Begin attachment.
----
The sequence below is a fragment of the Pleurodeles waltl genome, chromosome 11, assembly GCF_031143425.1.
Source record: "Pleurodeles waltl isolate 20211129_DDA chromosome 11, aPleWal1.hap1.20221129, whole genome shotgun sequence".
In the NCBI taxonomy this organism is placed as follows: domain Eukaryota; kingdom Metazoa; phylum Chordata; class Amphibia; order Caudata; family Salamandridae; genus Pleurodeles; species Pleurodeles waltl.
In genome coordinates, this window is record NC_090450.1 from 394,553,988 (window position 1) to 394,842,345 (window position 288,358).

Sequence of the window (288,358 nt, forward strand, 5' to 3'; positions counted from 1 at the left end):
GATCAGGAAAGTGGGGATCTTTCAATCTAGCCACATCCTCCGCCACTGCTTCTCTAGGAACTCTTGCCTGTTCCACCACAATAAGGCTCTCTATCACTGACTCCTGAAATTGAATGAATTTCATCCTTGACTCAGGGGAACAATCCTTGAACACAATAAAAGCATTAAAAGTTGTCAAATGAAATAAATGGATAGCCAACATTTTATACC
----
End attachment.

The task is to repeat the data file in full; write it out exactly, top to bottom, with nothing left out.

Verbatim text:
The sequence below is a fragment of the Pleurodeles waltl genome, chromosome 11, assembly GCF_031143425.1.
Source record: "Pleurodeles waltl isolate 20211129_DDA chromosome 11, aPleWal1.hap1.20221129, whole genome shotgun sequence".
In the NCBI taxonomy this organism is placed as follows: domain Eukaryota; kingdom Metazoa; phylum Chordata; class Amphibia; order Caudata; family Salamandridae; genus Pleurodeles; species Pleurodeles waltl.
In genome coordinates, this window is record NC_090450.1 from 394,553,988 (window position 1) to 394,842,345 (window position 288,358).

Sequence of the window (288,358 nt, forward strand, 5' to 3'; positions counted from 1 at the left end):
GATCAGGAAAGTGGGGATCTTTCAATCTAGCCACATCCTCCGCCACTGCTTCTCTAGGAACTCTTGCCTGTTCCACCACAATAAGGCTCTCTATCACTGACTCCTGAAATTGAATGAATTTCATCCTTGACTCAGGGGAACAATCCTTGAACACAATAAAAGCATTAAAAGTTGTCAAATGAAATAAATGGATAGCCAACATTTTATACC